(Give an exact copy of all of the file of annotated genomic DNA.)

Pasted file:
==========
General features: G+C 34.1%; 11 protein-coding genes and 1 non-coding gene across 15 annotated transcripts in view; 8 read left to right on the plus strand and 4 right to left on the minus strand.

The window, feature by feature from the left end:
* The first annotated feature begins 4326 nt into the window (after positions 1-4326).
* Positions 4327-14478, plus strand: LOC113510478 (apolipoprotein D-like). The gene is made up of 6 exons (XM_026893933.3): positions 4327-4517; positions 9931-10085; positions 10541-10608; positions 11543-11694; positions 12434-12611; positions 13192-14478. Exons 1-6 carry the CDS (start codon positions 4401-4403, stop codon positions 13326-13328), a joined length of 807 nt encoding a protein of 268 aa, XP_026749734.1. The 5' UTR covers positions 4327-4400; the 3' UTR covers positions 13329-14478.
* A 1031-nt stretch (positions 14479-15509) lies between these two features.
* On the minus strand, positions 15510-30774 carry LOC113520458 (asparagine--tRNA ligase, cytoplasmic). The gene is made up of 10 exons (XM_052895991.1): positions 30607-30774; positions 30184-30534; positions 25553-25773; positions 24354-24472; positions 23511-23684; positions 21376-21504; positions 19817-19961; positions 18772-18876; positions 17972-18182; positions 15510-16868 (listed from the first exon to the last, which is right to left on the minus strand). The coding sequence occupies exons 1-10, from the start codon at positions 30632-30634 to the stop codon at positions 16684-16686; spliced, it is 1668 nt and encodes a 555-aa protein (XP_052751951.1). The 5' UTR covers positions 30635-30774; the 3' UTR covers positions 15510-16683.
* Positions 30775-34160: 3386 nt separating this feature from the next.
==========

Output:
General features: G+C 34.1%; 11 protein-coding genes and 1 non-coding gene across 15 annotated transcripts in view; 8 read left to right on the plus strand and 4 right to left on the minus strand.

The window, feature by feature from the left end:
* The first annotated feature begins 4326 nt into the window (after positions 1-4326).
* Positions 4327-14478, plus strand: LOC113510478 (apolipoprotein D-like). The gene is made up of 6 exons (XM_026893933.3): positions 4327-4517; positions 9931-10085; positions 10541-10608; positions 11543-11694; positions 12434-12611; positions 13192-14478. Exons 1-6 carry the CDS (start codon positions 4401-4403, stop codon positions 13326-13328), a joined length of 807 nt encoding a protein of 268 aa, XP_026749734.1. The 5' UTR covers positions 4327-4400; the 3' UTR covers positions 13329-14478.
* A 1031-nt stretch (positions 14479-15509) lies between these two features.
* On the minus strand, positions 15510-30774 carry LOC113520458 (asparagine--tRNA ligase, cytoplasmic). The gene is made up of 10 exons (XM_052895991.1): positions 30607-30774; positions 30184-30534; positions 25553-25773; positions 24354-24472; positions 23511-23684; positions 21376-21504; positions 19817-19961; positions 18772-18876; positions 17972-18182; positions 15510-16868 (listed from the first exon to the last, which is right to left on the minus strand). The coding sequence occupies exons 1-10, from the start codon at positions 30632-30634 to the stop codon at positions 16684-16686; spliced, it is 1668 nt and encodes a 555-aa protein (XP_052751951.1). The 5' UTR covers positions 30635-30774; the 3' UTR covers positions 15510-16683.
* Positions 30775-34160: 3386 nt separating this feature from the next.